Michael J. Barberi:Thank you for your reply. I think you wanted to say that "Priests who speak out for reform of any teaching or even hint of it are not made bishops . . ."

Michael Barberi:"Even a parallel Church, one that is profoundly divided over many issues and teachings, will never diminish the call of the Spirit. Catholics dont based their beliefs on a philosophy of the future, in the hope that certain teachings will change. Most Catholics live in the present, but disagree for good and just reasons. Most are realists and they do not allow disagreement and outrage over Church mismanagement or teachings to discourage their acts of faith."Thank you for this reality that most Catholics find themselves living. I do believe we are living in parallel churches because of the difficulties in sorting out church teachings. It certainly does not diminish my own personal faith. I'm wondering if this has always been a reality for the Catholic church? We will always have cafeteria catholics and I don't think that is a bad thing when done in good conscience and faith. The sex abuse scandal seems to have encouraged catholics to "make ther own way" when it comes to sorting out church teachings. As for the blog, it encourages freedom of speech which I thought was our right as US citizens.

Tom Blackburn:"Meaning no offense, Carlo, I wonder, what do the European Catholics with their superior self-developed culture call the same differences when they occur there? "Are you intereted in a discussion or just in being snarky?Anyway, the situation in every European nation is quite different, so I could not make any general statements.

"If the ex-Catholics surveyed had remained in the church but still felt alienated (for whatever reason) from the institution, might we not see a downward adjustment in the percentage of all Catholics who are satisfied with their church leaders performance? I suspect we would."joseph J. --That's exactly my point. I tried to find the Pew report these figures are taken from but couldn't. Would you have the name of the report? I'm quite sure that the proportion of conservative Catholics is growing as more people leave the Church. But I'm not at all sure how many "JP II Catholics" agree with everything that JP II taught. A huge proportion reject the teaching on contraceptives. Should they be called conservatives or liberals if that is all they disagree with?There are huge semantic problems in all of these discussion about "the Church", "the bishops", "some bishops" (how many is "some"), "the" conservatives, "the" liberals, etc., etc., . . . For convenience sake, I'd define "extreme conservatives" (i.e., "JP II Catholics") as those who accept all of JP II's teachings. The rest of us belong somewhere on a line from an end called "conservatives" to the other end called "liberals". Then there are "the pelvic issues Catholics" and "the social theory Catholics", and "the Spirit of Vatican II Catholics" (pro-married and women priests, etc.) . The latter, of course, overlap in many different ways.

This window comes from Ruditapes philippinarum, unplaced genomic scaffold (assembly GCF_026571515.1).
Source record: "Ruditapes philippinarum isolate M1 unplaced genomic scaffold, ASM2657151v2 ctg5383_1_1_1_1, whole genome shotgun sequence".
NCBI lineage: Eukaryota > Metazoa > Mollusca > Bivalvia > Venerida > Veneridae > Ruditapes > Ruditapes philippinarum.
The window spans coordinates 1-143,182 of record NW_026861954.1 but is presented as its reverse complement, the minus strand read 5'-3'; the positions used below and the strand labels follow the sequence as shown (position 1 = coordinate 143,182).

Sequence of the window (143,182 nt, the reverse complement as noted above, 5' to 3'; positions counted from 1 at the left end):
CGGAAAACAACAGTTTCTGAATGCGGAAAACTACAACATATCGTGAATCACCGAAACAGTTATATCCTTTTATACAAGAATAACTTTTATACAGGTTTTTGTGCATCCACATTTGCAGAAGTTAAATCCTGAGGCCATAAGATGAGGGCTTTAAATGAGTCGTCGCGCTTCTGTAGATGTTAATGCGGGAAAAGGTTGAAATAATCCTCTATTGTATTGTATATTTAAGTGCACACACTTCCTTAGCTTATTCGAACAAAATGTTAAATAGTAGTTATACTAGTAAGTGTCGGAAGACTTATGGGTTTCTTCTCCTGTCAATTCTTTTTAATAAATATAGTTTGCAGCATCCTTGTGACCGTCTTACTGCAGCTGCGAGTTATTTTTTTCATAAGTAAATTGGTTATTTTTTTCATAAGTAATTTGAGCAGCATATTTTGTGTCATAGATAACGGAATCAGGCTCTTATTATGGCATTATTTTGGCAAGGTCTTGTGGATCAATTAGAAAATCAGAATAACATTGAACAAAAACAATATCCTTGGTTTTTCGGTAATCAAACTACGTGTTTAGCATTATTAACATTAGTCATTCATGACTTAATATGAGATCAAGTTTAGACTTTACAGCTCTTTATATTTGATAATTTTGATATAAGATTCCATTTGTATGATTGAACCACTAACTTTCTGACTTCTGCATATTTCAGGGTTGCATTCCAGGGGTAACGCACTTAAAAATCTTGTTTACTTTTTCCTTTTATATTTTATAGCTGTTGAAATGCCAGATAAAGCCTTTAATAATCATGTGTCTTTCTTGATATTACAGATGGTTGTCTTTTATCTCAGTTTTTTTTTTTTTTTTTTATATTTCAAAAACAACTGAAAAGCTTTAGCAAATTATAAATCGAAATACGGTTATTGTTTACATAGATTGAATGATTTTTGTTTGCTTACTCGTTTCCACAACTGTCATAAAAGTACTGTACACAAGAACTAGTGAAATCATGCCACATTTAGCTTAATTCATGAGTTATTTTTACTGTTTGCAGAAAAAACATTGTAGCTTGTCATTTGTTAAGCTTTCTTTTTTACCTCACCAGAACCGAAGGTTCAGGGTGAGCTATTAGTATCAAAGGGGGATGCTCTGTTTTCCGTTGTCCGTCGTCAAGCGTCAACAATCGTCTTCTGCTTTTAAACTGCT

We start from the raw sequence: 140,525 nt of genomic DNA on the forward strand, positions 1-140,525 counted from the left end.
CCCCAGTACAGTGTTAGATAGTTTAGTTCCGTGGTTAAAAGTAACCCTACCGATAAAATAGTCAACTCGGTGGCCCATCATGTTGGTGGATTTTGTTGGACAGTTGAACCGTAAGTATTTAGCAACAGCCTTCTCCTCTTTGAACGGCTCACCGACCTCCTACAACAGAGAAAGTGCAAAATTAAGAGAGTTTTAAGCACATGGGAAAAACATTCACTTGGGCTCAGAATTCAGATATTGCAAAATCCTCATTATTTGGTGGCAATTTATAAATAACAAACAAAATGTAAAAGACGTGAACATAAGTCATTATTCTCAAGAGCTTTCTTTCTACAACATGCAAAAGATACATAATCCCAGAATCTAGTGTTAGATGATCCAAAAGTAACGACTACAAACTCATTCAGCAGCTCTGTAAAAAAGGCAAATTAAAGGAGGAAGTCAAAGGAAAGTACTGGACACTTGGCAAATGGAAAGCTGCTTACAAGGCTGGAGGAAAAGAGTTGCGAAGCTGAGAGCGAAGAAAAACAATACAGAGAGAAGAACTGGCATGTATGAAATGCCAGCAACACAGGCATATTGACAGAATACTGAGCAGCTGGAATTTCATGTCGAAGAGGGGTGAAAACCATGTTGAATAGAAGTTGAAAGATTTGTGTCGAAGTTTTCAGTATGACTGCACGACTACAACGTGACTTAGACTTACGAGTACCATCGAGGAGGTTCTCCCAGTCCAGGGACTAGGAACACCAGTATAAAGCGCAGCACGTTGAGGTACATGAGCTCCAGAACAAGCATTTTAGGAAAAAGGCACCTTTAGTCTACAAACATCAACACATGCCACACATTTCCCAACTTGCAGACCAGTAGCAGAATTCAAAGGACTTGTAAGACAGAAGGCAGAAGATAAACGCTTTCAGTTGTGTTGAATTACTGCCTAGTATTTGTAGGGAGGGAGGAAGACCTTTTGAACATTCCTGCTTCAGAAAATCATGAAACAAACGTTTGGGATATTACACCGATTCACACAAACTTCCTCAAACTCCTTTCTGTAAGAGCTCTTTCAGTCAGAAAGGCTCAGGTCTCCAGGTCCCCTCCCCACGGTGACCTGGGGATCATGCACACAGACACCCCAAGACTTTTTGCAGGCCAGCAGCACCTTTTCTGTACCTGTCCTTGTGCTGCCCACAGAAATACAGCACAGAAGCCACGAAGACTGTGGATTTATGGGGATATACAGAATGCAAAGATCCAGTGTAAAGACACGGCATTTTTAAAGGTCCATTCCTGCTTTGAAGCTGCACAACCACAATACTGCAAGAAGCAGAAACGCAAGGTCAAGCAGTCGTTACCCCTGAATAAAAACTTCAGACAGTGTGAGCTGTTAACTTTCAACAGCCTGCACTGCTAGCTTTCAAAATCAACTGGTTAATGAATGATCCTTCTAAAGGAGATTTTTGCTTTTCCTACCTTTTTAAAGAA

Well, it looks like I was dead wrong about more liberals leaving the Church than conservatives! According to Fr. Reese and the Pew Report, more who leave join evangelical churches than non-evangelical ones. Since the evangelicals are so conservative, I assume the Catholics who join them are also conservatives. Fr. Reese mentions that one big reason the ex-Catholics-now-evangelicals say they're leaving is because they do not like the Catholic teaching about the Bible. They think that the Church is not literal enough in its interpretations. Hmmmmmm.